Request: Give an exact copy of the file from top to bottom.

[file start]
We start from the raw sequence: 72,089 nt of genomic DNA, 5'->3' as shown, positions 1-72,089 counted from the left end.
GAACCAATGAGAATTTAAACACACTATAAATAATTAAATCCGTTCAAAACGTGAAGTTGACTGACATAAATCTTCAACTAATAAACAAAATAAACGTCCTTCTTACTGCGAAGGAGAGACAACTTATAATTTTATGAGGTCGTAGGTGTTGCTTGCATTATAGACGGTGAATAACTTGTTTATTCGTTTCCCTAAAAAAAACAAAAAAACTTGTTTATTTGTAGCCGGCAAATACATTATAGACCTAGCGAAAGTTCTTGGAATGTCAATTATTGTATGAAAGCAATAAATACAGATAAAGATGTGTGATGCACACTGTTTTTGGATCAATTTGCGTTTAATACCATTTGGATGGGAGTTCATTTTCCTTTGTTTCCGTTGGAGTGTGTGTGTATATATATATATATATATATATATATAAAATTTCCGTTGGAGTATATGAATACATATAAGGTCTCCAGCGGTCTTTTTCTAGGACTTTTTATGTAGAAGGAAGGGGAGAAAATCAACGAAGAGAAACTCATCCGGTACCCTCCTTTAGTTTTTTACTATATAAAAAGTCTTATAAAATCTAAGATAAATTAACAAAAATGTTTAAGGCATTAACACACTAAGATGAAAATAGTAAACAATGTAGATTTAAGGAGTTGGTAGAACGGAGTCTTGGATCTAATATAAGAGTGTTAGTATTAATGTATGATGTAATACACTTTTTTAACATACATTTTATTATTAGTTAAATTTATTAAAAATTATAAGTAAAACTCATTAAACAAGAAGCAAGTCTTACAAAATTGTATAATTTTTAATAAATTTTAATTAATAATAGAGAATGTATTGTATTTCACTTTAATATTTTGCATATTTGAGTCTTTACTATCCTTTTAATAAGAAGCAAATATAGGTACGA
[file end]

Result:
We start from the raw sequence: 72,089 nt of genomic DNA, 5'->3' as shown, positions 1-72,089 counted from the left end.
GAACCAATGAGAATTTAAACACACTATAAATAATTAAATCCGTTCAAAACGTGAAGTTGACTGACATAAATCTTCAACTAATAAACAAAATAAACGTCCTTCTTACTGCGAAGGAGAGACAACTTATAATTTTATGAGGTCGTAGGTGTTGCTTGCATTATAGACGGTGAATAACTTGTTTATTCGTTTCCCTAAAAAAAACAAAAAAACTTGTTTATTTGTAGCCGGCAAATACATTATAGACCTAGCGAAAGTTCTTGGAATGTCAATTATTGTATGAAAGCAATAAATACAGATAAAGATGTGTGATGCACACTGTTTTTGGATCAATTTGCGTTTAATACCATTTGGATGGGAGTTCATTTTCCTTTGTTTCCGTTGGAGTGTGTGTGTATATATATATATATATATATATATATAAAATTTCCGTTGGAGTATATGAATACATATAAGGTCTCCAGCGGTCTTTTTCTAGGACTTTTTATGTAGAAGGAAGGGGAGAAAATCAACGAAGAGAAACTCATCCGGTACCCTCCTTTAGTTTTTTACTATATAAAAAGTCTTATAAAATCTAAGATAAATTAACAAAAATGTTTAAGGCATTAACACACTAAGATGAAAATAGTAAACAATGTAGATTTAAGGAGTTGGTAGAACGGAGTCTTGGATCTAATATAAGAGTGTTAGTATTAATGTATGATGTAATACACTTTTTTAACATACATTTTATTATTAGTTAAATTTATTAAAAATTATAAGTAAAACTCATTAAACAAGAAGCAAGTCTTACAAAATTGTATAATTTTTAATAAATTTTAATTAATAATAGAGAATGTATTGTATTTCACTTTAATATTTTGCATATTTGAGTCTTTACTATCCTTTTAATAAGAAGCAAATATAGGTACGA